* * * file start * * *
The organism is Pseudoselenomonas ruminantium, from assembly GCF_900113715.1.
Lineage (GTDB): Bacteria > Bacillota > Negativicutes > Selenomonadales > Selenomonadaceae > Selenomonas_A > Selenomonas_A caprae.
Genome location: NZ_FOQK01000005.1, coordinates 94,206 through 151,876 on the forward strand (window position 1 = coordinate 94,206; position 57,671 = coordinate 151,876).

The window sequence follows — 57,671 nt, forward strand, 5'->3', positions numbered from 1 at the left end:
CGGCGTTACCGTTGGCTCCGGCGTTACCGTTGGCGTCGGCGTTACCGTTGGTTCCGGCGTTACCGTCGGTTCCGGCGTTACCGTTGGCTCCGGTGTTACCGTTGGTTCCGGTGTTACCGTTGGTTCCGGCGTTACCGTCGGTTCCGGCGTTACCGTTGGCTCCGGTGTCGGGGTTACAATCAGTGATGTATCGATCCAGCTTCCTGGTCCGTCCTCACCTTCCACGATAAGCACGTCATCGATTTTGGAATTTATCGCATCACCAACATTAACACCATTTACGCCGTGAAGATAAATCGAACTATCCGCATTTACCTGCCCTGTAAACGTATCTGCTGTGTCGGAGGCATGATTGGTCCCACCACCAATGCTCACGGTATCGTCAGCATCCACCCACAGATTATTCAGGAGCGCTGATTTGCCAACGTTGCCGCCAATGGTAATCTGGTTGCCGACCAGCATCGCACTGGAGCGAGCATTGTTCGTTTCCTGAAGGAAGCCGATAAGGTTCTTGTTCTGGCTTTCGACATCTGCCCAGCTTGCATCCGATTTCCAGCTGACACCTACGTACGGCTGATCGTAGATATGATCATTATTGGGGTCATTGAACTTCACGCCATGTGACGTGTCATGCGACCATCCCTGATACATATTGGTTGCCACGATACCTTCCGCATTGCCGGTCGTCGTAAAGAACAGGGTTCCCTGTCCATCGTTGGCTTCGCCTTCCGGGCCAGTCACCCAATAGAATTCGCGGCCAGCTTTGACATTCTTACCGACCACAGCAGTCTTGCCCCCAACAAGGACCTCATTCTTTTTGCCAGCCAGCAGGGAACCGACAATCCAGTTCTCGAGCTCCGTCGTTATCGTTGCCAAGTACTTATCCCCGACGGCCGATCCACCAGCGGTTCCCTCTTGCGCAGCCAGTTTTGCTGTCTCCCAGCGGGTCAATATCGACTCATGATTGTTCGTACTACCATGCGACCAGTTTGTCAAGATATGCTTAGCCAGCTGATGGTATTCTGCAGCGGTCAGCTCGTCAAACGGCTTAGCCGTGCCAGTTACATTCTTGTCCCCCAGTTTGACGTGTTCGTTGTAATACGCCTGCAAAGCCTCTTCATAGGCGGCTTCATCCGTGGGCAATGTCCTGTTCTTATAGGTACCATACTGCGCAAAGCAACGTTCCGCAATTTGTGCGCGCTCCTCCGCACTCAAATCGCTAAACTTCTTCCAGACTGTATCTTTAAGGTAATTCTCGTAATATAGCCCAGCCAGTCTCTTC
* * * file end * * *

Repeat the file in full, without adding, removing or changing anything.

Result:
The organism is Pseudoselenomonas ruminantium, from assembly GCF_900113715.1.
Lineage (GTDB): Bacteria > Bacillota > Negativicutes > Selenomonadales > Selenomonadaceae > Selenomonas_A > Selenomonas_A caprae.
Genome location: NZ_FOQK01000005.1, coordinates 94,206 through 151,876 on the forward strand (window position 1 = coordinate 94,206; position 57,671 = coordinate 151,876).

The window sequence follows — 57,671 nt, forward strand, 5'->3', positions numbered from 1 at the left end:
CGGCGTTACCGTTGGCTCCGGCGTTACCGTTGGCGTCGGCGTTACCGTTGGTTCCGGCGTTACCGTCGGTTCCGGCGTTACCGTTGGCTCCGGTGTTACCGTTGGTTCCGGTGTTACCGTTGGTTCCGGCGTTACCGTCGGTTCCGGCGTTACCGTTGGCTCCGGTGTCGGGGTTACAATCAGTGATGTATCGATCCAGCTTCCTGGTCCGTCCTCACCTTCCACGATAAGCACGTCATCGATTTTGGAATTTATCGCATCACCAACATTAACACCATTTACGCCGTGAAGATAAATCGAACTATCCGCATTTACCTGCCCTGTAAACGTATCTGCTGTGTCGGAGGCATGATTGGTCCCACCACCAATGCTCACGGTATCGTCAGCATCCACCCACAGATTATTCAGGAGCGCTGATTTGCCAACGTTGCCGCCAATGGTAATCTGGTTGCCGACCAGCATCGCACTGGAGCGAGCATTGTTCGTTTCCTGAAGGAAGCCGATAAGGTTCTTGTTCTGGCTTTCGACATCTGCCCAGCTTGCATCCGATTTCCAGCTGACACCTACGTACGGCTGATCGTAGATATGATCATTATTGGGGTCATTGAACTTCACGCCATGTGACGTGTCATGCGACCATCCCTGATACATATTGGTTGCCACGATACCTTCCGCATTGCCGGTCGTCGTAAAGAACAGGGTTCCCTGTCCATCGTTGGCTTCGCCTTCCGGGCCAGTCACCCAATAGAATTCGCGGCCAGCTTTGACATTCTTACCGACCACAGCAGTCTTGCCCCCAACAAGGACCTCATTCTTTTTGCCAGCCAGCAGGGAACCGACAATCCAGTTCTCGAGCTCCGTCGTTATCGTTGCCAAGTACTTATCCCCGACGGCCGATCCACCAGCGGTTCCCTCTTGCGCAGCCAGTTTTGCTGTCTCCCAGCGGGTCAATATCGACTCATGATTGTTCGTACTACCATGCGACCAGTTTGTCAAGATATGCTTAGCCAGCTGATGGTATTCTGCAGCGGTCAGCTCGTCAAACGGCTTAGCCGTGCCAGTTACATTCTTGTCCCCCAGTTTGACGTGTTCGTTGTAATACGCCTGCAAAGCCTCTTCATAGGCGGCTTCATCCGTGGGCAATGTCCTGTTCTTATAGGTACCATACTGCGCAAAGCAACGTTCCGCAATTTGTGCGCGCTCCTCCGCACTCAAATCGCTAAACTTCTTCCAGACTGTATCTTTAAGGTAATTCTCGTAATATAGCCCAGCCAGTCTCTTC